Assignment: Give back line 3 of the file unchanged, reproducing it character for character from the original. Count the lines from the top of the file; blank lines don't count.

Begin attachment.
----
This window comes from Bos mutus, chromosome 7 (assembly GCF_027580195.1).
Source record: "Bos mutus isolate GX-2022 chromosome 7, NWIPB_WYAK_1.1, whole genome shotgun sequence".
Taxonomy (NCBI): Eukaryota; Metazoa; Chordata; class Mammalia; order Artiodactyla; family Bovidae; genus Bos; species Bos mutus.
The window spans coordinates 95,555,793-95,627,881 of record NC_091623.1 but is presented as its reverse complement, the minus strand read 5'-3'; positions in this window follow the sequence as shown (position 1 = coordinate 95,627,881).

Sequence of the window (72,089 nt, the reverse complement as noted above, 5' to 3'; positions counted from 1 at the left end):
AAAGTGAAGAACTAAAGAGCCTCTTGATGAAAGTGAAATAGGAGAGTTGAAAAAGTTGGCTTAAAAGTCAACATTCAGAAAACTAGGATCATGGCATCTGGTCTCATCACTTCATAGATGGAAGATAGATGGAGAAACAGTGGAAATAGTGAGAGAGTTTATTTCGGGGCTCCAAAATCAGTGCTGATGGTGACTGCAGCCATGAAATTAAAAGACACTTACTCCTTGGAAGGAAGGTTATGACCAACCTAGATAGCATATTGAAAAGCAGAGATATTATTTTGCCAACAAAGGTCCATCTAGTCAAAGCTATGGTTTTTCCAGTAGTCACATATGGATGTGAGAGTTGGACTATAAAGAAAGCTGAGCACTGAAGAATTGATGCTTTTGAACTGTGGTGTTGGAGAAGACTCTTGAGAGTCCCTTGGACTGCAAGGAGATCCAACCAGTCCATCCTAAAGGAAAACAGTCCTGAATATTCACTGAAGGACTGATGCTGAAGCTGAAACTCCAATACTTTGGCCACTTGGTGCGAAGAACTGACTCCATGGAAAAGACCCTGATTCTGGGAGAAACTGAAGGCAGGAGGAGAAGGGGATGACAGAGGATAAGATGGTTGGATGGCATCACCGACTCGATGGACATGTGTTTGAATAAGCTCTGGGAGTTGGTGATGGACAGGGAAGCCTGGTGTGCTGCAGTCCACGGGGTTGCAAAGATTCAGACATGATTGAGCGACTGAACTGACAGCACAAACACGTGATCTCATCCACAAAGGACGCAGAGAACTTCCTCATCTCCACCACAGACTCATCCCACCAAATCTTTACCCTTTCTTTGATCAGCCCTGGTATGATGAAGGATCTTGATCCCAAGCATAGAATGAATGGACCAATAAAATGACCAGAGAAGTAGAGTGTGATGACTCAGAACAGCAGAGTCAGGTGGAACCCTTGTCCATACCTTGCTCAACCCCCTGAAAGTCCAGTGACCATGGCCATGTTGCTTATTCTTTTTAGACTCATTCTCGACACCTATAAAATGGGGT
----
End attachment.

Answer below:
Taxonomy (NCBI): Eukaryota; Metazoa; Chordata; class Mammalia; order Artiodactyla; family Bovidae; genus Bos; species Bos mutus.